Last summer, there was a small discussion about salting unpaved roads for dust control.
At that time I was an objecting voice due to environmental concerns. My objections to road salting for dust control were over-ruled. Apparently, not too many others were concerned. In the end there was a request made to the MOT to have some summer dust control applied here on Cortes Island.
This past winter there was a huge application of salt on snowy roads. Many times there were seemingly unnecessary salt applications when there roads were dry, and with no precipitation forecast. Extra salt was trucked to the island for future application. I do not know if it is still here, and unused, or if it has all been spread on the roads. If still here, is it covered to prevent rain from washing dissolved salts into the nearest watercourse? If it has been applied, it eventually is dissolved by rains and flows into the nearest watercourse, hence into marshes, lakes, and the water table. Some eventually returns to the ocean.
On some dry early spring days before the rains, the road up from the ferry or the Gorge hill was a enveloped in a salty dust cloud. One could taste it in the air.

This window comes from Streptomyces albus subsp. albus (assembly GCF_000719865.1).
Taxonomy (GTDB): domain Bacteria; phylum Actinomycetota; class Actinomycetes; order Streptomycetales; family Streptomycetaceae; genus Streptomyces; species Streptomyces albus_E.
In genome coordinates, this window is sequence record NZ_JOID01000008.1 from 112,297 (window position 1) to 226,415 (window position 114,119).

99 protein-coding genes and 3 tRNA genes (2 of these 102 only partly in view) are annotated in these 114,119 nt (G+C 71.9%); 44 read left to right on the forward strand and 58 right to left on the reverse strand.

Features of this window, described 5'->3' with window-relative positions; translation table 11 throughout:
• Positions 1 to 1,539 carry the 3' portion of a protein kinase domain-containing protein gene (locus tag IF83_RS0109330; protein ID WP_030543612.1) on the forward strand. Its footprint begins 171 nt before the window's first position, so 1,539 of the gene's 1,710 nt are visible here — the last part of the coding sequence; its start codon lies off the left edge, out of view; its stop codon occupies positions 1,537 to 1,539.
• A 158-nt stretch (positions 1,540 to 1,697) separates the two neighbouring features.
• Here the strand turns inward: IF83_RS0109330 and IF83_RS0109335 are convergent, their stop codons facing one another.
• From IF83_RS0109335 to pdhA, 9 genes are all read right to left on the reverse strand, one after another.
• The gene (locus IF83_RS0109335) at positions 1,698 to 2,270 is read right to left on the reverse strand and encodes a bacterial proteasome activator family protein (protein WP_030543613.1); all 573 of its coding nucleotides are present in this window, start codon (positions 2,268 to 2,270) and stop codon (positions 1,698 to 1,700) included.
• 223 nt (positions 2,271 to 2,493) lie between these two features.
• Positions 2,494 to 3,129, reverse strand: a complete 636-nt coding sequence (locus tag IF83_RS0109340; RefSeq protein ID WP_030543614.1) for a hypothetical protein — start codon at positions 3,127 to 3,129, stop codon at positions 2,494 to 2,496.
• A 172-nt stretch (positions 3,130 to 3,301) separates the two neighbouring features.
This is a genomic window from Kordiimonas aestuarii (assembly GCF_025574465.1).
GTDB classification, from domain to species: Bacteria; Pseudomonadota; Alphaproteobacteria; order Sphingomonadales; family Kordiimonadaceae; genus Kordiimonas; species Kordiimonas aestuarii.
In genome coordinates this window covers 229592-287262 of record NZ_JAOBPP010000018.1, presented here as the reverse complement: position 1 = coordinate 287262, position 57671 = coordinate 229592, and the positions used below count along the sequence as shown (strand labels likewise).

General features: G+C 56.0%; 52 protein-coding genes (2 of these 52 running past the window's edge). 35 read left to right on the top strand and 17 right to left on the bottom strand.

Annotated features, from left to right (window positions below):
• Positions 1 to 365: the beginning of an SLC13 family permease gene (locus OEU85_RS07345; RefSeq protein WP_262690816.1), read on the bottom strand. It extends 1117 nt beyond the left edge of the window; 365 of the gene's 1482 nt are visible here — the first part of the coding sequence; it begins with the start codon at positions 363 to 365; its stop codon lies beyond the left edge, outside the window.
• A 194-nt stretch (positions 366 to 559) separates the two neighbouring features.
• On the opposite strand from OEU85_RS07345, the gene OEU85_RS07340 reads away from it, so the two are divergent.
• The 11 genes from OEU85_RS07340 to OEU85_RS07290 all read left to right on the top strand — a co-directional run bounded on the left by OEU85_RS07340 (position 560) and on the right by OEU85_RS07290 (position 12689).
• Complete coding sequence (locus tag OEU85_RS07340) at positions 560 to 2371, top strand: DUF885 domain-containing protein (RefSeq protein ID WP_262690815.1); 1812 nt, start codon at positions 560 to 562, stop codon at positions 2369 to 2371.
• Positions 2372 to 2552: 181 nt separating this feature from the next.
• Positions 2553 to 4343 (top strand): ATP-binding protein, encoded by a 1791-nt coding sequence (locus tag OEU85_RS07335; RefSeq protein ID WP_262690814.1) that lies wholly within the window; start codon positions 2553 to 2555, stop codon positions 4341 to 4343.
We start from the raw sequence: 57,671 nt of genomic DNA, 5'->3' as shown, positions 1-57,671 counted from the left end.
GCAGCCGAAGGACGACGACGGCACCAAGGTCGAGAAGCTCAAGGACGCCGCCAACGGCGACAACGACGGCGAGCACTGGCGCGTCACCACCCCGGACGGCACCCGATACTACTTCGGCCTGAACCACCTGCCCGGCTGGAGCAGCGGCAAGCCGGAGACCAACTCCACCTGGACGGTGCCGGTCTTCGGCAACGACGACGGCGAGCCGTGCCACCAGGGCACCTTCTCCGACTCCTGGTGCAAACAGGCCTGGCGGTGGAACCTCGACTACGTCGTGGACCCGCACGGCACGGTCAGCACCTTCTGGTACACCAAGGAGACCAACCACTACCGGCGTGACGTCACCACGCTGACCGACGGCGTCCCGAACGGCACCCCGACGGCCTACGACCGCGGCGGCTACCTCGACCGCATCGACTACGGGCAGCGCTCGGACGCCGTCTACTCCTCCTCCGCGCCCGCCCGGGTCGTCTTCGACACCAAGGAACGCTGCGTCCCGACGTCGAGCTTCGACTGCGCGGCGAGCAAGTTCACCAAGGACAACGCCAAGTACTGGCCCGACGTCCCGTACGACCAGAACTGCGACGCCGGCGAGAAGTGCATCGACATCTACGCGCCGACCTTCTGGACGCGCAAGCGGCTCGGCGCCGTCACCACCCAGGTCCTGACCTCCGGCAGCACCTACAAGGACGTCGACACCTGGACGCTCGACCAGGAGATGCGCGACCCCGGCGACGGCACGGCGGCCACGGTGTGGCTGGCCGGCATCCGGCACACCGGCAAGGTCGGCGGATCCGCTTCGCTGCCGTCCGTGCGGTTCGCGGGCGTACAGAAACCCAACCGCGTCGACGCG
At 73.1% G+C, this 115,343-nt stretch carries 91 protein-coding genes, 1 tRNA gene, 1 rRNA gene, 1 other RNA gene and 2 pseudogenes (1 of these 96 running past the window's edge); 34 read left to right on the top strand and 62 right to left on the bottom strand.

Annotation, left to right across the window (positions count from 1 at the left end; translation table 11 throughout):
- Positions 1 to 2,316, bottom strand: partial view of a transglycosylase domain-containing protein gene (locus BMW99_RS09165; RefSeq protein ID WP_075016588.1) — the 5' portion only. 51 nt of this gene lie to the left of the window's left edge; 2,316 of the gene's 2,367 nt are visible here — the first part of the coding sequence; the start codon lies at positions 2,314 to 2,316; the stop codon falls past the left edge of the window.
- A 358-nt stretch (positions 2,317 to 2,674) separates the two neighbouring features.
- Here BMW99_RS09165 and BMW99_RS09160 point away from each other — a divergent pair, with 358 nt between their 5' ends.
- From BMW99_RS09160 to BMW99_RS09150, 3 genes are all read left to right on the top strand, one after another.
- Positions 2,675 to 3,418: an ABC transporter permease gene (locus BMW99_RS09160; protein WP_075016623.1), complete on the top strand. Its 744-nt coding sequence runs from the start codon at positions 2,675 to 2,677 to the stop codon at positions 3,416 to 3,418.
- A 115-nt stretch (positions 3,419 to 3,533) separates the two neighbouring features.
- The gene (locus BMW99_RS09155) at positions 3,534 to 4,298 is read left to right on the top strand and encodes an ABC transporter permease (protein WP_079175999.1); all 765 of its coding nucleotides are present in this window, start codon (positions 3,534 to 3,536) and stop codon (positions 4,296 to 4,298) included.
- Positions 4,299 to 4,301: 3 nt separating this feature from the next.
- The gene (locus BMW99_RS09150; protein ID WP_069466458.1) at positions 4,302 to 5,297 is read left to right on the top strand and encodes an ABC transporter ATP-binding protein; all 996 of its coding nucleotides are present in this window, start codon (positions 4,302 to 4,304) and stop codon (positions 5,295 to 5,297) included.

I would turn your attention to a lead CBC article today “Road salt threatening health of freshwater lakes, study finds” is the headline. http://www.cbc.ca/news/technology/lakes-road-salt-chloride-study-1.4064476
This deals primarily with lakes and ecosystems back east, though it is equally applicable here.
Another CBC article that hits a bit closer to home is headlined “Road salt run-off has conservationist worried about salmon” http://www.cbc.ca/news/canada/british-columbia/road-salt-runoff-1.3940316
This article relates higher salmon mortality rates and deformities due to salt.
Do we really need all this salt? Do we really want a further salt application in summer as well?
The adherents of road salt applications assure us that it is not environmentally harmful. Empirical evidence and scientific studies indicate otherwise.
Please do a little research for yourselves. If you feel this is a non-issue, then ignore this.
If you are one of those concerned for the viability of our ecosystems and wetlands, speak out, make our regional director aware of your concerns.